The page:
The auto industry has stayed strong throughout the years despite economic setbacks, and according to a recent report by McKinsey & Company, the industry is now “ripe for disruption.” The organization identified four key interconnected trends that will shape the industry in the next 15 years, possibly rendering it much different by 2030. In fact, the report’s authors assert that there’s no way of telling what the industry landscape will look like by that year, but have sketched out several compelling possibilities based on trends in mobility and vehicle technology.
The way the world gets around is changing rapidly. The McKinsey report points out that the rise of shared mobility (as in the case of car sharing and e-hailing) as well as urban environments that discourage car use, the need for flexible transportation options, the decline of private car ownership and the use of multiple modes of transportation to reach one destination have created significant shifts in the automobile industry—and that’s not a bad thing.
They predict that that diversification of the automotive revenue pool, driven by on-demand and data-driven mobility, will create an additional $1.5 trillion in revenue potential, due to the inclusion of apps, remote services and software upgrades in the revenue pool. Additionally, vehicle units sales will continue to grow despite shared mobility, albeit at a slower rate, which will drop from 3.6 percent to 2 percent per year. This will be due to the development of a new market for vehicles designed specifically for sharing.
As “advanced driver-assistance systems” (ADAS) continue to be developed by tech giants like Google, the possibility of fully autonomous vehicles by 2030 becomes more feasible. McKinsey predicts that up to 15 percent of all cars sold in 2030 could be fully autonomous. This will lead to serious lifestyle changes surrounding how drivers and passengers use their cars, and will allow them to both get more work done and consume more media and entertainment while driving (although we at EmpireCLS maintain it won’t change the preference for chauffeured luxury travel service). This trend, in turn, can lead to greater technological integration in vehicle design. The hurdles for driverless car systems? The breadth of regulatory oversight and consumer’s acceptance of taking their hands off the wheel.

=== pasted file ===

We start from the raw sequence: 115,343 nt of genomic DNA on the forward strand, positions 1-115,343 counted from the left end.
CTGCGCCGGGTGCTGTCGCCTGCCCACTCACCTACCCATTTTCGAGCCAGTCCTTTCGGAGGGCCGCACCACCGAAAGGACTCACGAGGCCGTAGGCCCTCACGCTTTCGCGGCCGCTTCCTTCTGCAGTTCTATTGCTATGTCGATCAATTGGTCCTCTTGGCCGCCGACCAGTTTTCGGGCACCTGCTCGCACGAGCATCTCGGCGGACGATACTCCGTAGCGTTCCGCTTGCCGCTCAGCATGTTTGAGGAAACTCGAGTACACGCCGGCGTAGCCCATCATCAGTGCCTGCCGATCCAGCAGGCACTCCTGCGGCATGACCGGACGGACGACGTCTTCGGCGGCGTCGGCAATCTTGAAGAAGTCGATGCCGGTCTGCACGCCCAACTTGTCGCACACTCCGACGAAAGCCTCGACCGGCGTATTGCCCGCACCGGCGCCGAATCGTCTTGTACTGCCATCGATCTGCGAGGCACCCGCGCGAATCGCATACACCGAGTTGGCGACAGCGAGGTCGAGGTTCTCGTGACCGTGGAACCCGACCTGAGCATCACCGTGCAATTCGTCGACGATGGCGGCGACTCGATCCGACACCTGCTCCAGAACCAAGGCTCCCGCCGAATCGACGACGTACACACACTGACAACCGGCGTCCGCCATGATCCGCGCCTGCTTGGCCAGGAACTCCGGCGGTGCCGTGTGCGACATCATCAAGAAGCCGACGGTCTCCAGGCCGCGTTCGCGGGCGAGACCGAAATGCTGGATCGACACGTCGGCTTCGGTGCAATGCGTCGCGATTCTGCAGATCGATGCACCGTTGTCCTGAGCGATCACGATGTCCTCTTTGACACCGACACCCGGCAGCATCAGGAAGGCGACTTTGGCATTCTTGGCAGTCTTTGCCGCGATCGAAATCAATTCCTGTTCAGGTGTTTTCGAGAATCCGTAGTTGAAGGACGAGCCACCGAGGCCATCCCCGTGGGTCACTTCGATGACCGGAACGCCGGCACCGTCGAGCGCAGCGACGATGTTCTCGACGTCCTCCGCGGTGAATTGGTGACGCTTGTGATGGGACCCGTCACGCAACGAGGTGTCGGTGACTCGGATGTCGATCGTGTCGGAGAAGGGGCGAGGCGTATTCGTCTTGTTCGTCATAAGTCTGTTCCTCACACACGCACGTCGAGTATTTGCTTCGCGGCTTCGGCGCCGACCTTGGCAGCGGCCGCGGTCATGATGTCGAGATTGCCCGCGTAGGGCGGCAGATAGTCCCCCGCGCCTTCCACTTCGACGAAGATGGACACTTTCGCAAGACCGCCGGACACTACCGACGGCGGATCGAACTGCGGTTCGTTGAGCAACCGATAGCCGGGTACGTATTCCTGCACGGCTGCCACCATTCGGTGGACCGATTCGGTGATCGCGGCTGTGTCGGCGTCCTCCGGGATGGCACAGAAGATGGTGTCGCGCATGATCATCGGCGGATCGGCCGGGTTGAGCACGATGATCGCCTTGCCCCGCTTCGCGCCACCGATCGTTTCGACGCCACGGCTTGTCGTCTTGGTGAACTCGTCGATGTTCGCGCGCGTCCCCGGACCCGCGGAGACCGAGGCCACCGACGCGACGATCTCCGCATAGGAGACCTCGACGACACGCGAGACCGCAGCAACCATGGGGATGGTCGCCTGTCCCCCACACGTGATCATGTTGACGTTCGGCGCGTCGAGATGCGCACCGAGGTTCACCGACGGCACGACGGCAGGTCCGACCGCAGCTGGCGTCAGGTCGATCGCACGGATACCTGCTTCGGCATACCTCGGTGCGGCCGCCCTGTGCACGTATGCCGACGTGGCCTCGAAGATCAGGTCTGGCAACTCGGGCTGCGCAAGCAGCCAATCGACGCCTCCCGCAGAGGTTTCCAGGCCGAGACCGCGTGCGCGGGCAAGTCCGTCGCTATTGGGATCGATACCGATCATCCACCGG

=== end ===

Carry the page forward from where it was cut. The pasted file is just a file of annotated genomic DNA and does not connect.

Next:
As we’ve already touched upon in previous blogs, the sale of electric cars like the Tesla Model S have exceeded expectations in the past few years. Electric cars are becoming increasingly more viable and competitive in the auto market due to stricter emissions regulations, lower battery costs, a widening infrastructure of vehicle chargers and greater consumer acceptance. The McKinsey report authors predict that anywhere from 10 to 50 percent of vehicles sold in 2030 will be electric, depending on where they are sole. Adoption rates will vary at the local level, dependent on the push-pull of consumer demand and governmental regulation and highest in dense urban areas where regulation is strongest.
The aforementioned factors will result in heightened connectivity among vehicles themselves and with different technologies. Automated driving will allow passengers to consume media and services from their vehicles, and sharing technology will dictate the need for built-in applications. Electrical and shared cars will likely come with software, technological advances and upgrades much like smartphones and computers, meaning that tech companies will play an increasingly important role in the vehicle industry. In order for this dynamic to work, vehicle makers will have to learn how to cooperate and collaborate with tech competitors.
Of course, there’s no way to tell how many of these predictions will come true (and we still hold fast to our conviction that we won’t see driverless wedding limo service anytime soon), but we can say for certain that the future of the auto industry is full of rich possibilities. Keep up with industry news by following the EmpireCLS blog for the latest updates.
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